To Farthing, the British Crown and Westminster model of Parliamentary government are the best guarantors of man's freedom, security, and happiness - because they do not claim to know the unknowable, and do not seek perfection. Monarchy and Parliament are not based on ideas of perfection, or pure logic, but rather on the accumulated experience of a particular culture over 1000 years. They have also been - in the form of kingship - a part of man's recorded history many times; since at least the days of classical antiquity. They are not creations of a man or men, but of generations of men and women. They are the accumulated wisdom of a civilised people.
and further ...
|“||...The British idea of a Realm does not deny the importance of Law. It denies only that Law is Supreme.||”|
This is a critical distinction to Farthing, for the law is mutable and changes with the generations to fit the needs of particular times. To saddle an entire culture with base laws that are said to speak for all times, is the height of folly. Who can know what will be deemed "just" 400 years from now? For Farthing, only free men assembled in a parliament can know such things. Parliament alone is Supreme. And that Supremacy is shared with - in fact, derived from - the Crown.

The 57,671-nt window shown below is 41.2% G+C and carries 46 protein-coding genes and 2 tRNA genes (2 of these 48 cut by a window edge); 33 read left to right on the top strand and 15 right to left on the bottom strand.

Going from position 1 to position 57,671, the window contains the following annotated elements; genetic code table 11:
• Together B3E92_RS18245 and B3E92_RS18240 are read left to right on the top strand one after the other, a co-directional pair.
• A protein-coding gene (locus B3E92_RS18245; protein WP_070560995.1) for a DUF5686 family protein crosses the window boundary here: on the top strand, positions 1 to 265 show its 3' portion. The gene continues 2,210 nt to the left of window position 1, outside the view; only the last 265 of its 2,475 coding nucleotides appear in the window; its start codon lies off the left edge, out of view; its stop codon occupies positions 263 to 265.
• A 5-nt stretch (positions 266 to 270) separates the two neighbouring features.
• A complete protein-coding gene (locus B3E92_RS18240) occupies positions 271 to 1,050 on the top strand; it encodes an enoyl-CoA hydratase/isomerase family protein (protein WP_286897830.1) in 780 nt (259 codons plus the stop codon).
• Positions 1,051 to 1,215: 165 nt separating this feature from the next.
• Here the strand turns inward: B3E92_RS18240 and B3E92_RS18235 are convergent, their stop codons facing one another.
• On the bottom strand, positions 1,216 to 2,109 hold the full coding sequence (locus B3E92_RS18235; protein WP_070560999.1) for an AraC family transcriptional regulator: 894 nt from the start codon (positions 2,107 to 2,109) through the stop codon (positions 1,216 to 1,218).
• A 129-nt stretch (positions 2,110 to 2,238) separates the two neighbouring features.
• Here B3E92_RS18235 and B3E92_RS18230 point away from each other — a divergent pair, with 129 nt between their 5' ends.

That the unwritten British Constitution is capable of such change, reform, and at times retraction, seems to Farthing to make it the most sensible form of government. It highlights, in a very Burkean way, the fact that the British system of government is truly a "contract between the living, the dead and those who are yet to be born." To Farthing, that is its essential genius, and something that Canada should not pass up too lightly in trying to emulate the United States - and other such ideological and inorganic systems of government.
Farthing's work is derivative of Hooker, Edmund Burke, and Tory thinkers of English patrimony. What set Farthing's work apart from theirs is that he was addressing his defence of the British system from the perspective of outsider, in the sense that what he was defending was no longer de rigueur politically.
Farthing died in Montreal on March 9, 1954.